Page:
A Woman’s Voice is a record with 84 minutes of music for female voices and piano by Alice Ping Yee Ho. It’s a mixture of songs and excerpts from operas and a plkay. All but one track feature Toronto based artists who include no less than three Norcop prize winners. Overall, I found the songs more fun to listen to than the opera excerpts though they were interesting in their own way too and I’m seriously intrigued by a couple of them that I haven’t seen but now want to.
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All’s well that ends well
VOICEBOX: Opera in Concert presented Mozart’s early opera Lucio Silla yesterday at the St. Lawrence Centre. Inevitably it was in a much reduced version (the original is insanely long) coming in at around two hours and organised into two acts. Tis left the principals with maybe three arias each plus a few ensemble numbers. It was presented off book but with a very minimalist production; piano at the centre of an otherwise empty stage, some atmospheric projections, basic blocking and some sort of hybrid of costume and concert wear. It actually worked rather well. This is very much a “tell” rather than “show” opera and fancy scenic effects weren’t really required.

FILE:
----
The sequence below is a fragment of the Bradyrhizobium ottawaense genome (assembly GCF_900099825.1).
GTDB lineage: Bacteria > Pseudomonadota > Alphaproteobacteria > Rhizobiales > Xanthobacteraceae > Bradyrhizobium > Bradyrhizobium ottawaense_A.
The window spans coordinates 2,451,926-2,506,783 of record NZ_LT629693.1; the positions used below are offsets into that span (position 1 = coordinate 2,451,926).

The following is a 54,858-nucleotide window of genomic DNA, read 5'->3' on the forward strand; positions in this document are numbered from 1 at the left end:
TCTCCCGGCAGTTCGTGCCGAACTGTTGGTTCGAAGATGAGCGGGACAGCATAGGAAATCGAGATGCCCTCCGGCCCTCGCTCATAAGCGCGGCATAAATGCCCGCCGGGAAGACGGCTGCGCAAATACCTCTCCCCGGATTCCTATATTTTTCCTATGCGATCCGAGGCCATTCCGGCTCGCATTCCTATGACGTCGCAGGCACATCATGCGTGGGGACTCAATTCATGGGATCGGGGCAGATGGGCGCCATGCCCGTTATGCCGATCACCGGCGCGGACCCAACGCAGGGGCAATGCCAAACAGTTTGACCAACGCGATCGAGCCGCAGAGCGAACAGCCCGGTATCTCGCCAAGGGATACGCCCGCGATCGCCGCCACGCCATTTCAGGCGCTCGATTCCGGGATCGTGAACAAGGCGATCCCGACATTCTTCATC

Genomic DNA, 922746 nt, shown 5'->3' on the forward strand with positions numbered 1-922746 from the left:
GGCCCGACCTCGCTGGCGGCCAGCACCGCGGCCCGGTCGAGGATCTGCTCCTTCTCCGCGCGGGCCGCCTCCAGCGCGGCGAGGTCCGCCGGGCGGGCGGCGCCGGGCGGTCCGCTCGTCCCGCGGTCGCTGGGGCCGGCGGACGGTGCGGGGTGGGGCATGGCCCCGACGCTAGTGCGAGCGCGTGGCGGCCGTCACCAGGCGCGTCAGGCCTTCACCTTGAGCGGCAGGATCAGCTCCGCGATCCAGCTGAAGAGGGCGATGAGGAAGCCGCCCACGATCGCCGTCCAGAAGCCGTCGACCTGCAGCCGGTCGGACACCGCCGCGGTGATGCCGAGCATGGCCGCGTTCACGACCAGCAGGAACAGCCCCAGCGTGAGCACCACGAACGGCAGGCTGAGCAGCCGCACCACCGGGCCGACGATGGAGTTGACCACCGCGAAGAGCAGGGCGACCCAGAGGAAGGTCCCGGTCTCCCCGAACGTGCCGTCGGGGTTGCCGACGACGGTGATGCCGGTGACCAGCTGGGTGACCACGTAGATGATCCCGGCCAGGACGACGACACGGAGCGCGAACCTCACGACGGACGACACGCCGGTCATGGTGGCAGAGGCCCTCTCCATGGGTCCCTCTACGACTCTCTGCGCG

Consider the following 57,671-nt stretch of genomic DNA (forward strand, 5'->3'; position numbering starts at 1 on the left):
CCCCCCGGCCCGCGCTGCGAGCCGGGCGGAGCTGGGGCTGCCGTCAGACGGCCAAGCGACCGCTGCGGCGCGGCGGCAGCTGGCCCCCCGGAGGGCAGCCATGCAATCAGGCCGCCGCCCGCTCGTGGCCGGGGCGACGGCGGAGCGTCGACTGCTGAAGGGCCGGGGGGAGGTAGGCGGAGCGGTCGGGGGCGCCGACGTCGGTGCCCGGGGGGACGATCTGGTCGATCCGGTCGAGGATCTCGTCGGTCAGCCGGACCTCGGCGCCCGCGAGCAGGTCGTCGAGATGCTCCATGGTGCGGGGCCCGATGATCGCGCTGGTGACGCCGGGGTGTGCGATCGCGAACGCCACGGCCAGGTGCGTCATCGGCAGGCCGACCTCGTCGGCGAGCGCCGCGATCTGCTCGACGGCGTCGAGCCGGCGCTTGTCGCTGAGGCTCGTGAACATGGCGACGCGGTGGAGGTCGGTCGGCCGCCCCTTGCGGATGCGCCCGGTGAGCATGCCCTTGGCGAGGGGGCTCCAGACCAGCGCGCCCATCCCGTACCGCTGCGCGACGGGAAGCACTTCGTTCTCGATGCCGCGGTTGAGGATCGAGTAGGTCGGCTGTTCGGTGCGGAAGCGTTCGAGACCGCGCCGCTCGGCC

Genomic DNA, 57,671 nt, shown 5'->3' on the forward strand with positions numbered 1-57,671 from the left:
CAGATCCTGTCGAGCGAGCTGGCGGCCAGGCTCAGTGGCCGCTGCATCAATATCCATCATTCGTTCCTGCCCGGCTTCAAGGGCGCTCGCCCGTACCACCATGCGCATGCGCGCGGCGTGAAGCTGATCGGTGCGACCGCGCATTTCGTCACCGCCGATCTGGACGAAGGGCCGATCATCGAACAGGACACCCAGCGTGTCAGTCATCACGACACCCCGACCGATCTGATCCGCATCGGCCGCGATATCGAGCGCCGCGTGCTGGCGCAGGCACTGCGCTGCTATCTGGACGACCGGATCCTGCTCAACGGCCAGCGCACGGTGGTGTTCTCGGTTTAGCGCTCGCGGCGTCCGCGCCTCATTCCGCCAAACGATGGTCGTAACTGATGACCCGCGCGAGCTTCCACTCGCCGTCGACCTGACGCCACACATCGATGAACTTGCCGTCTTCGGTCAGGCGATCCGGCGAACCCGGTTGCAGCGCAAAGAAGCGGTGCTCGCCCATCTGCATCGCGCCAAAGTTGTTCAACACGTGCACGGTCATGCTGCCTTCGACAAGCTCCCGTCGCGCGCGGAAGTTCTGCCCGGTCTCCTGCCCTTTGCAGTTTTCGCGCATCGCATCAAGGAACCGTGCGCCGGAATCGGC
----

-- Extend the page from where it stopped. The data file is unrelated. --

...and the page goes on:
Hosokawa double bill
This year’s featured composer in UoT’s New Music Festival is Toshio Hosokawa. Last night saw performances of two of his one act operas in Walter Hall in productions by filmmaker Paramita Nath, with the composer in the hall. The first was a monodrama setting of Poe’s The Raven featuring Kristina Szabó and a student ensemble conducted by Gregory Oh. It’s an interesting piece. Hosokawa’s sound world combines the European avant-garde with Japanese elements so it’s unlike anything I’ve heard from a North American composer. It’s dramatic and atmospheric and works really well with fevered nature of Poe’s text. He also writes well for the voice with a variety of demands from whispering, through speech to full on singing. All of this coped with admirably by Szabó who, as ever, seemed perfectly at home with whatever the composer threw at her.
The Lessons of Love
Last night Toronto Masque Theatre presented a double bill entitled The Lessons of Love. First up was John Blow’s 1683 masque Venus and Adonis and it was followed by the premier of The Lesson of Da Ji; a fusion of Western and traditional Chinese elements by composer Alice Ping Yee Ho and librettist Marjorie Chan.